pan is basically a roll covered with a thin cookielike
shell. It's called melon pan not because of flavor or
ingredients, but because it supposedly resembles a melon.
Now, the recipe I've posted here is completely inauthentic,
because I have not yet found a Japanese recipe I could follow
without headaches, so instead I backwards engineered it. However, it's very
close to the melon pan I've bought at Asian markets,
the main difference being the density of the roll. (Mine
are much lighter.)
What you need:
cafeteria roll dough
temperature sugar cookie dough (I use the stuff
you buy in a stick)
a greased cookie sheet
Make the cafeteria roll dough. After you knead in
the sugar and butter, take little gobs of it and knead
them into firm balls a little larger than a jumbo egg.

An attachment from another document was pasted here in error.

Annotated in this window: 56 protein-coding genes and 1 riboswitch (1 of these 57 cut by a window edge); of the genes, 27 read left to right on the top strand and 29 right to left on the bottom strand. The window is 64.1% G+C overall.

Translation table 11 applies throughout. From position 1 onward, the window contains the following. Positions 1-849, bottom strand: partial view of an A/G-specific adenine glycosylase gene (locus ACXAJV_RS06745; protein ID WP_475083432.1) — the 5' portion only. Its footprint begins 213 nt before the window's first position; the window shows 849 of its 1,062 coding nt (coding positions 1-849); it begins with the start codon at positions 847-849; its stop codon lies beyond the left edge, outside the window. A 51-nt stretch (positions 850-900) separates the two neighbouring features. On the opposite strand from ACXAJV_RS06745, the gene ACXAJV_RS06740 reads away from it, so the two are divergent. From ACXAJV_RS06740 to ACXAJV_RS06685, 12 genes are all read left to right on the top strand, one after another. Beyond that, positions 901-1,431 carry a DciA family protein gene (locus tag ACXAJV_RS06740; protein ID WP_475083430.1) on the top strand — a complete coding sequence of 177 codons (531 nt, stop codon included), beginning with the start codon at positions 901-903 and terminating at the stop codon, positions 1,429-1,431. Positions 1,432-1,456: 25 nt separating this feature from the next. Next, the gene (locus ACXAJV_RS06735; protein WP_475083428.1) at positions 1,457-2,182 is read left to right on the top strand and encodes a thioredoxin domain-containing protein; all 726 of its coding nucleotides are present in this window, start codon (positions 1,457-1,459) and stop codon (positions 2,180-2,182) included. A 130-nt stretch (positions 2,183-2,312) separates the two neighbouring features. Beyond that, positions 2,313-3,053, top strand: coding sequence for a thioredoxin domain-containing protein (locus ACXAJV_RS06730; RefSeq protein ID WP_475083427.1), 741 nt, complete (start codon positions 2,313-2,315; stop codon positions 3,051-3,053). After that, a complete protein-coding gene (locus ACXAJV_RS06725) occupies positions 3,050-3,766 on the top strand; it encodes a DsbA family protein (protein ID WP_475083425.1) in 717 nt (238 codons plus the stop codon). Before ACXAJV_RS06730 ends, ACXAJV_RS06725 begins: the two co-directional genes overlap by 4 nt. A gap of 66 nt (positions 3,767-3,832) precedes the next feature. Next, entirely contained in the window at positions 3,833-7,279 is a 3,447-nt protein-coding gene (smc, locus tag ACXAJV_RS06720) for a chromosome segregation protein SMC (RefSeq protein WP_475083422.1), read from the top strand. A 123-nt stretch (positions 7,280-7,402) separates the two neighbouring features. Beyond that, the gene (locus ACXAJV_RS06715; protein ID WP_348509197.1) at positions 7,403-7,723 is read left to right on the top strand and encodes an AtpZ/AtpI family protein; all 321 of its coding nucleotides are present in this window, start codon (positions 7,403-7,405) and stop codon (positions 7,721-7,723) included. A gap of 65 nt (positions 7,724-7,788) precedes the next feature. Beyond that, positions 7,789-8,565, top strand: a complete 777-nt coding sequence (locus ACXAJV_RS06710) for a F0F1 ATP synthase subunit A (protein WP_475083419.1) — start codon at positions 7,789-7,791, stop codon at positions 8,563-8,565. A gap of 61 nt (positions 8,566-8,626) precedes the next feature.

Take a tablespoon or so of the sugar cookie dough, flatten
it into a pancake as well as you can, and put it on
top of the ball. Press it down and spread it to
cover as much of the ball as you can; it's OK if the
bottom is bare. Add more cookie dough if needed. Pat the cookie coating down, then
flatten the ball into a bun shape. Place it on the cookie
sheet. Some people score them with in a loose
grid pattern, about four lines by four lines.
Let them rise for 45 minutes at room temperature.
They should double in size. 20 minutes into the rise
preheat the oven to 400 degrees F. When fully risen
- and the cookie shell may be cracking by this time,
which is fine - bake the bread for 12 minutes. Take
out when golden brown, and resist the urge to devour
them all before they cool.
One variation I've tried and enjoyed ("enjoyed"
is too mild a word for it, actually) is chocolate
chip cookie dough in place of sugar cookie dough.
It's completely inauthentic, but in the name of deliciosity
I will take liberties now and again!